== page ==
Fig. 2

Plot of the pKa1 values of tea catechins (experimental and literature) against the calculated deprotonation energies (DE). The equation of the QSAR obtained is pKa1 = 0.0658DE-13.4276; R = 0.975. The pKa1 value of catechin (C) was taken from Kennedy et al. [29]

Figure 3 presents the pH-dependent TEAC profiles of the catechin epimers under study. From the plots presented, it follows that the radical scavenging activity of catechin epimers generally increases with an increase in pH of the surrounding medium. These results are in accordance with the previous study on the pH-dependent radical scavenging capacity of some green tea catechins [14]. This increase for all the catechins studied occurs within physiological pH range.
Fig. 3

pH-Dependent TEAC profiles of catechin epimers. a catechin (C) and epicatechin (EC); b gallocatechin (GC) and epigallocatechin (EGC); c gallocatechin gallate (GCG) and epigallocatechin gallate (EGCG)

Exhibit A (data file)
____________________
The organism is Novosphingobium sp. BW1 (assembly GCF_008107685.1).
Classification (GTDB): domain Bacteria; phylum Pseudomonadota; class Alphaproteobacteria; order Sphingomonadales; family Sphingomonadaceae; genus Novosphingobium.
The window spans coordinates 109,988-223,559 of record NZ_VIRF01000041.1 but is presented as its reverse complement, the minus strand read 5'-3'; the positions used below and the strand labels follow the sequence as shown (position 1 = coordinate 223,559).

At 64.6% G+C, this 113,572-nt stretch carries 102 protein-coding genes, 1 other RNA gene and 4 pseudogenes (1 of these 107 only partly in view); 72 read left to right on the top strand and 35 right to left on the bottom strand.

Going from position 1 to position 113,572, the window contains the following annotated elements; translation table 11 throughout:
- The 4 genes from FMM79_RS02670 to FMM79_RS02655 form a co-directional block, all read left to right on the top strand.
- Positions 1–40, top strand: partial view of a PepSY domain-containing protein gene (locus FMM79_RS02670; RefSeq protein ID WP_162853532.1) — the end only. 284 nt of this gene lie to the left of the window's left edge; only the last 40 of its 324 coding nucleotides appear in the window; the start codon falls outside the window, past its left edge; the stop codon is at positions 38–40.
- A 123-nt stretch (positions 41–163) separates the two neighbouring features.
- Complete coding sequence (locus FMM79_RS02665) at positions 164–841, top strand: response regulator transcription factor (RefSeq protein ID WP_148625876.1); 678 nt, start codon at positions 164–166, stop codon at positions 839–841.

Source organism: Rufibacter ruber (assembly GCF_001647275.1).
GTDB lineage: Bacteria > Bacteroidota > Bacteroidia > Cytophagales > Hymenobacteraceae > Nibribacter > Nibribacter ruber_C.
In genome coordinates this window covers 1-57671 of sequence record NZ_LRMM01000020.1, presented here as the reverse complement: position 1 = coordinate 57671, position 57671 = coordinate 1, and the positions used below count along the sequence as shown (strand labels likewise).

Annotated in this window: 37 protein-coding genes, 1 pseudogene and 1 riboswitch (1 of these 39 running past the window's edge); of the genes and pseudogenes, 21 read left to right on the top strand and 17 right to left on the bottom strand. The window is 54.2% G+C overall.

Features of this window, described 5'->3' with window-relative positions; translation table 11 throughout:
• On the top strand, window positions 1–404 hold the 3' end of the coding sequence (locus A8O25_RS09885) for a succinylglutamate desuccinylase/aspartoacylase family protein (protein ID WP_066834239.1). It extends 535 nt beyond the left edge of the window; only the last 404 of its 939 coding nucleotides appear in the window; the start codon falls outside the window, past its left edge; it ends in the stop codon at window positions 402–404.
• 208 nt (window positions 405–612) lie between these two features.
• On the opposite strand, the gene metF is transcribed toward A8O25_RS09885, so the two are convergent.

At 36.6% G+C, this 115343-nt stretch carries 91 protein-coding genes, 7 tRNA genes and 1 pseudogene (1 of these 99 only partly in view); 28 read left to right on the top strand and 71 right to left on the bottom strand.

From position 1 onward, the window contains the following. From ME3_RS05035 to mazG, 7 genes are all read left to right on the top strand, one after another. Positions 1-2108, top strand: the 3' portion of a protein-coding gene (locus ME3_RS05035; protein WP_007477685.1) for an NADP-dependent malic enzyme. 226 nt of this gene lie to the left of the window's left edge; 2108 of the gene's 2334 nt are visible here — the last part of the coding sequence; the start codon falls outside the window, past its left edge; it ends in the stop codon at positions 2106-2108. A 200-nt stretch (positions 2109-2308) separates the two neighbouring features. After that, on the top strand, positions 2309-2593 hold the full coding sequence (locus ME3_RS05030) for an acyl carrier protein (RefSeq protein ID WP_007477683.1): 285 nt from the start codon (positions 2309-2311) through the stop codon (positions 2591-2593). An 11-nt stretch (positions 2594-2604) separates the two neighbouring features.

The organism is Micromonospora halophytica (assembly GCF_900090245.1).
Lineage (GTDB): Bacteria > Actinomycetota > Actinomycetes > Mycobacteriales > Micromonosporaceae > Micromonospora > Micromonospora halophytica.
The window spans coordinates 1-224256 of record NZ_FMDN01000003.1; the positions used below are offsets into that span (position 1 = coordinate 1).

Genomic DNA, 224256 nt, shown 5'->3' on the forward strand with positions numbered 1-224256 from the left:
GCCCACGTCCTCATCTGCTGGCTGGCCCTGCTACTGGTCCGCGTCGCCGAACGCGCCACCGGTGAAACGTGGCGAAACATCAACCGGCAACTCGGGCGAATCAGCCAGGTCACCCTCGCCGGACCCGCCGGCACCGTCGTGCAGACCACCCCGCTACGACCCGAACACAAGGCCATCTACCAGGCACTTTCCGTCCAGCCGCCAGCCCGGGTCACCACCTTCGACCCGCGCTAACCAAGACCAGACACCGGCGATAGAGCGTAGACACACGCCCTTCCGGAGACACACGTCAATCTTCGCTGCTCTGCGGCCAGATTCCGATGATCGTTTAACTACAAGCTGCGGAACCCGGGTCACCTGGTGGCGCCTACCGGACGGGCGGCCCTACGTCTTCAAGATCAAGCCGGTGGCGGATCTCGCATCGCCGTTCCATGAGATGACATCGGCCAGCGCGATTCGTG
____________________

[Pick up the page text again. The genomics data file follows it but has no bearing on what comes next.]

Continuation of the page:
Generally, pH-dependent TEAC antioxidant activity of C and EC is very similar (Fig. 3a). This leads to the conclusion that stereochemistry does not play a significant role in the antioxidant activity of these epimers. Comparison of the pH-dependent TEAC profiles of the second pair of catechin epimers, that is, GC and EGC, indicates that the TEAC antioxidant activities of GC and EGC are very similar at pH range 2.0–7.0 (Fig. 3b). At pH above 7.0, the radical scavenging activity of GC clearly decreases, suggesting possible side reactions or decomposition. However, the linear correlation obtained for the plot of the absorbance at 734 nm measured after 6-min incubation of catechin with ABTS·+ radical cation versus the increasing concentrations of catechin allowed the assumption that the decrease in absorbance reflects especially the reaction between the ABTS·+ radical cation and catechin, and this reaction is not significantly affected by possible side reactions. Because the decrease in the TEAC values of GC appears only at alkaline pH range, it was concluded that the reason might be rather poor stability of GC at higher pH values than the difference in steric structure of catechins studied. To explain the decrease in the antioxidant activity of GC at pH above 7, additional experiment was performed to check the influence of alkaline pH of the medium on the GC stability. It was found that during 6-min incubation, 97 % of GC is still present at pH 7.4, whereas at pH 8.5, the concentration of GC decreased up to 90 %. EGC concentration at pH 8.5 was about 94.7 %. Literature data on the stability of EGC dissolved in buffers at the pH range from 3 to 11 [33] confirm our results showing that EGC is stable at alkaline pH. It additionally supports the conclusion that the observed decrease in the TEAC antioxidant activity of GC comparing to its epimer EGC at pH above 7 is due to poor GC stability at alkaline medium.